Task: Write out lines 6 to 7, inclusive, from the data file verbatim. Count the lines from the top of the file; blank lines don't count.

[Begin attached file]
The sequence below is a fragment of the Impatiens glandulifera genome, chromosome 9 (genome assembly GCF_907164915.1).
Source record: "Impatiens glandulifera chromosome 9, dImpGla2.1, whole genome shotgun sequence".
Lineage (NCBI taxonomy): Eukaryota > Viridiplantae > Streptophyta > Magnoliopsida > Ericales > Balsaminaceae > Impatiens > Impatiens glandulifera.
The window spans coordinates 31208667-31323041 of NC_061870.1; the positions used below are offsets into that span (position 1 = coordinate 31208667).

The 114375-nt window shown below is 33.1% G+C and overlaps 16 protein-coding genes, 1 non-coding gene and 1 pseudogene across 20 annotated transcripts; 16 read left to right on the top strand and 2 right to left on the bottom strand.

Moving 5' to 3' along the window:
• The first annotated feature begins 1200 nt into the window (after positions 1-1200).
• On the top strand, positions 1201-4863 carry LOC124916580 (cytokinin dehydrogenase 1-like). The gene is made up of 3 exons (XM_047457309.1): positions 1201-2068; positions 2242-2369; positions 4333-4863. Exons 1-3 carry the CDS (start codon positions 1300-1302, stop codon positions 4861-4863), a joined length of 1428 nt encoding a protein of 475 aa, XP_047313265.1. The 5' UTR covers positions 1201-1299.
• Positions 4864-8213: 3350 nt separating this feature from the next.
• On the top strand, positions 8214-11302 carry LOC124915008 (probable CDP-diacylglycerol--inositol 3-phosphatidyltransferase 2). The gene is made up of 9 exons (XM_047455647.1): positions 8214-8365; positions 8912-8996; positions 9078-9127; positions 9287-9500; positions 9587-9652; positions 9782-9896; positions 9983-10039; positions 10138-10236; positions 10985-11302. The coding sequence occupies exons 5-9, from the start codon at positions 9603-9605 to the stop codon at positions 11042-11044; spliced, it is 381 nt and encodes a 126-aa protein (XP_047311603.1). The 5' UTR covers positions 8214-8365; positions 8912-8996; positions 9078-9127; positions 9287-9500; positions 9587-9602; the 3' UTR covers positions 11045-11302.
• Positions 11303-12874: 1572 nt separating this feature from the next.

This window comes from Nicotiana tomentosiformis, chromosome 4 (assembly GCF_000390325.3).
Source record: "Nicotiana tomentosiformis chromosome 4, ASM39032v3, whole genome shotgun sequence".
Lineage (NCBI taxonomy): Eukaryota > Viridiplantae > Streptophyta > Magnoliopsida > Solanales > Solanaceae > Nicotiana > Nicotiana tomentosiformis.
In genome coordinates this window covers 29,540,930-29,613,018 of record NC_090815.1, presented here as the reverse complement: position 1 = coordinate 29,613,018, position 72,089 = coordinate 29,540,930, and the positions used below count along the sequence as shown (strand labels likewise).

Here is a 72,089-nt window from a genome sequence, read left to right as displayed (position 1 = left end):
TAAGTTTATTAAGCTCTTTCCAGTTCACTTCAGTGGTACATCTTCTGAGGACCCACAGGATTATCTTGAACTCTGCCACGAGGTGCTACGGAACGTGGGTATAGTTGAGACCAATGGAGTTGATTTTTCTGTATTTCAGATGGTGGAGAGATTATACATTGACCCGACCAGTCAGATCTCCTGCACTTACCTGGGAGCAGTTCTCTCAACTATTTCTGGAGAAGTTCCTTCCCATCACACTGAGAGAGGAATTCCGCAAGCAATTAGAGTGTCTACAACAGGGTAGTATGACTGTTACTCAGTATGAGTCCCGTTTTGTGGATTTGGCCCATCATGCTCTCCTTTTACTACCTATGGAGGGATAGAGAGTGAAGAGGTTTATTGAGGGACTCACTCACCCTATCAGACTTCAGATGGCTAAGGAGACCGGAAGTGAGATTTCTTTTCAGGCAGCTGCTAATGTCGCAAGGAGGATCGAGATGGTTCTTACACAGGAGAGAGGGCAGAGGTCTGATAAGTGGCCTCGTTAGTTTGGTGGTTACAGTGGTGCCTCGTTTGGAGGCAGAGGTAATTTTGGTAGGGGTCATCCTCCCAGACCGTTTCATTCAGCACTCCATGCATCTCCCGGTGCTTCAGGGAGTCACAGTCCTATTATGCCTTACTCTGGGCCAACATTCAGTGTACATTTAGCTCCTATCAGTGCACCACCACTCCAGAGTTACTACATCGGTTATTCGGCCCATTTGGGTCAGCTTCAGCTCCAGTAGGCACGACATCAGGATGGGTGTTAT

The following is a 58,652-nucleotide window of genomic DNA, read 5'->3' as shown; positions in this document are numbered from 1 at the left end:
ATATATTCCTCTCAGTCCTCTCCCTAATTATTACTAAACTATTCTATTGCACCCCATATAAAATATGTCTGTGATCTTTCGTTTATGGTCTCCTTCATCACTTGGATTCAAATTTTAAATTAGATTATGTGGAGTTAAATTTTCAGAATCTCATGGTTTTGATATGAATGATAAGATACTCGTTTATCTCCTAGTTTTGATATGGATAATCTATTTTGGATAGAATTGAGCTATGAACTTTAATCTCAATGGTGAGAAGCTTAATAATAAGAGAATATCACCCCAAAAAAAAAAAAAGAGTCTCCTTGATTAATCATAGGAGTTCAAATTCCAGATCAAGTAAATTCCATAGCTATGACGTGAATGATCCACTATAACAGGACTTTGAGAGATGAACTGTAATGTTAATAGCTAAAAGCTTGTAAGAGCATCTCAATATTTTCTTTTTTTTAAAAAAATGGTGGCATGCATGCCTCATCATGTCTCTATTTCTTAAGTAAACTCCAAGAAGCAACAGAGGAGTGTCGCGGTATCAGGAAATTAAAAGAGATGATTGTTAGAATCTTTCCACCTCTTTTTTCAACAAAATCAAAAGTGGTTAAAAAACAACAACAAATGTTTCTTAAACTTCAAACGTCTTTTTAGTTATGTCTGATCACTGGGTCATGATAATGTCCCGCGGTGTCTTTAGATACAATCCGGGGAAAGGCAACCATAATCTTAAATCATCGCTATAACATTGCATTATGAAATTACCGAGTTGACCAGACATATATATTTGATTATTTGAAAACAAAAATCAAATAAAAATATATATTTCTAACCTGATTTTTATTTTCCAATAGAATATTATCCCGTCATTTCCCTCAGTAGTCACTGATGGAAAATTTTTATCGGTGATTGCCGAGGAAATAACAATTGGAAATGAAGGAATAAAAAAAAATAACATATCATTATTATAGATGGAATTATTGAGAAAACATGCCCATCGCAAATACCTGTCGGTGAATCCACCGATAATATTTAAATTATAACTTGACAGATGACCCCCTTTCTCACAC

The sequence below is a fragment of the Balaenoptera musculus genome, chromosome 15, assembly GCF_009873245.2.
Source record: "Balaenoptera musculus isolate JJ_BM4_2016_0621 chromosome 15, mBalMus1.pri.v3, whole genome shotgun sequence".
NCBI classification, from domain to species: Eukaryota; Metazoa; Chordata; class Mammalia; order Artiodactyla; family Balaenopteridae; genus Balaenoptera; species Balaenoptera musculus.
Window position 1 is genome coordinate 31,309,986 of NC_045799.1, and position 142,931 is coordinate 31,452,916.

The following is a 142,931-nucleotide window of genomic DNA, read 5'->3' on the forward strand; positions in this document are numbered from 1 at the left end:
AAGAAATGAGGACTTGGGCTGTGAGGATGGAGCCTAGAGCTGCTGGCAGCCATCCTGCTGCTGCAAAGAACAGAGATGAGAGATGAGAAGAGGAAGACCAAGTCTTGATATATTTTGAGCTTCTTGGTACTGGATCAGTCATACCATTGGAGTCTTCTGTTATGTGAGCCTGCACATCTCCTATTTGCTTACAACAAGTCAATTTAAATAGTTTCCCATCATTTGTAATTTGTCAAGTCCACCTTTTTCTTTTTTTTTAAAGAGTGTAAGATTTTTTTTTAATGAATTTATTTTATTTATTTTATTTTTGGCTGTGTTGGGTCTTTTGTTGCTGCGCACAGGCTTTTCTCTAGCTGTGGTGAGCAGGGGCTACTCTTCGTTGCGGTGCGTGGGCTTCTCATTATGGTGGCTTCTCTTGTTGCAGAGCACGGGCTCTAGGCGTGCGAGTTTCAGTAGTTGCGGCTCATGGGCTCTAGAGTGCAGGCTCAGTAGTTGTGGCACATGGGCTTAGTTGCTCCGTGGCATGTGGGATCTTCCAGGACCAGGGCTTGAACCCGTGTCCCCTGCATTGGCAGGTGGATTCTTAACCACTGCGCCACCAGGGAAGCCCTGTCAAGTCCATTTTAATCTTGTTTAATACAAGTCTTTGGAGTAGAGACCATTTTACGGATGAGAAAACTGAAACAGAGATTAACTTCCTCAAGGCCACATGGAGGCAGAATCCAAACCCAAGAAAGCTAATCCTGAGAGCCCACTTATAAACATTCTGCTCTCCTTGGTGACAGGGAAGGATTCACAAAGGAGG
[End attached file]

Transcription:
Moving 5' to 3' along the window:
• The first annotated feature begins 1200 nt into the window (after positions 1-1200).